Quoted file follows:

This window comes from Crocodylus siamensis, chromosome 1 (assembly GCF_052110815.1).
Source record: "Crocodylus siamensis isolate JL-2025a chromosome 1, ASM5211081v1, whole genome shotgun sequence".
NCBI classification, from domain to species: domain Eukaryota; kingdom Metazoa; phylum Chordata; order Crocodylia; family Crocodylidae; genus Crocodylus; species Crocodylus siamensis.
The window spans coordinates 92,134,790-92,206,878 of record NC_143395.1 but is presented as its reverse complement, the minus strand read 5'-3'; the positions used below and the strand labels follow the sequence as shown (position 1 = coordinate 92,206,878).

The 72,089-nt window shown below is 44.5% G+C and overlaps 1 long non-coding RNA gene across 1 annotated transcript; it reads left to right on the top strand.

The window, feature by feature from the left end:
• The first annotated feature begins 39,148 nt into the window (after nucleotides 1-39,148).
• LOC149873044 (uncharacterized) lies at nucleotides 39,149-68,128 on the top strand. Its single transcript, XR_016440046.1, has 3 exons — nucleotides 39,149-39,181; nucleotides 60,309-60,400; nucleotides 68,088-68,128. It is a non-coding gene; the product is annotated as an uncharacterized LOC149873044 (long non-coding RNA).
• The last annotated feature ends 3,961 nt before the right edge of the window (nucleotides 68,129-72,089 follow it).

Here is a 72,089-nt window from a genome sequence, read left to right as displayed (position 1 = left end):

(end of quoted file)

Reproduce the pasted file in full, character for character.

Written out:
This window comes from Crocodylus siamensis, chromosome 1 (assembly GCF_052110815.1).
Source record: "Crocodylus siamensis isolate JL-2025a chromosome 1, ASM5211081v1, whole genome shotgun sequence".
NCBI classification, from domain to species: domain Eukaryota; kingdom Metazoa; phylum Chordata; order Crocodylia; family Crocodylidae; genus Crocodylus; species Crocodylus siamensis.
The window spans coordinates 92,134,790-92,206,878 of record NC_143395.1 but is presented as its reverse complement, the minus strand read 5'-3'; the positions used below and the strand labels follow the sequence as shown (position 1 = coordinate 92,206,878).

The 72,089-nt window shown below is 44.5% G+C and overlaps 1 long non-coding RNA gene across 1 annotated transcript; it reads left to right on the top strand.

The window, feature by feature from the left end:
• The first annotated feature begins 39,148 nt into the window (after nucleotides 1-39,148).
• LOC149873044 (uncharacterized) lies at nucleotides 39,149-68,128 on the top strand. Its single transcript, XR_016440046.1, has 3 exons — nucleotides 39,149-39,181; nucleotides 60,309-60,400; nucleotides 68,088-68,128. It is a non-coding gene; the product is annotated as an uncharacterized LOC149873044 (long non-coding RNA).
• The last annotated feature ends 3,961 nt before the right edge of the window (nucleotides 68,129-72,089 follow it).

Here is a 72,089-nt window from a genome sequence, read left to right as displayed (position 1 = left end):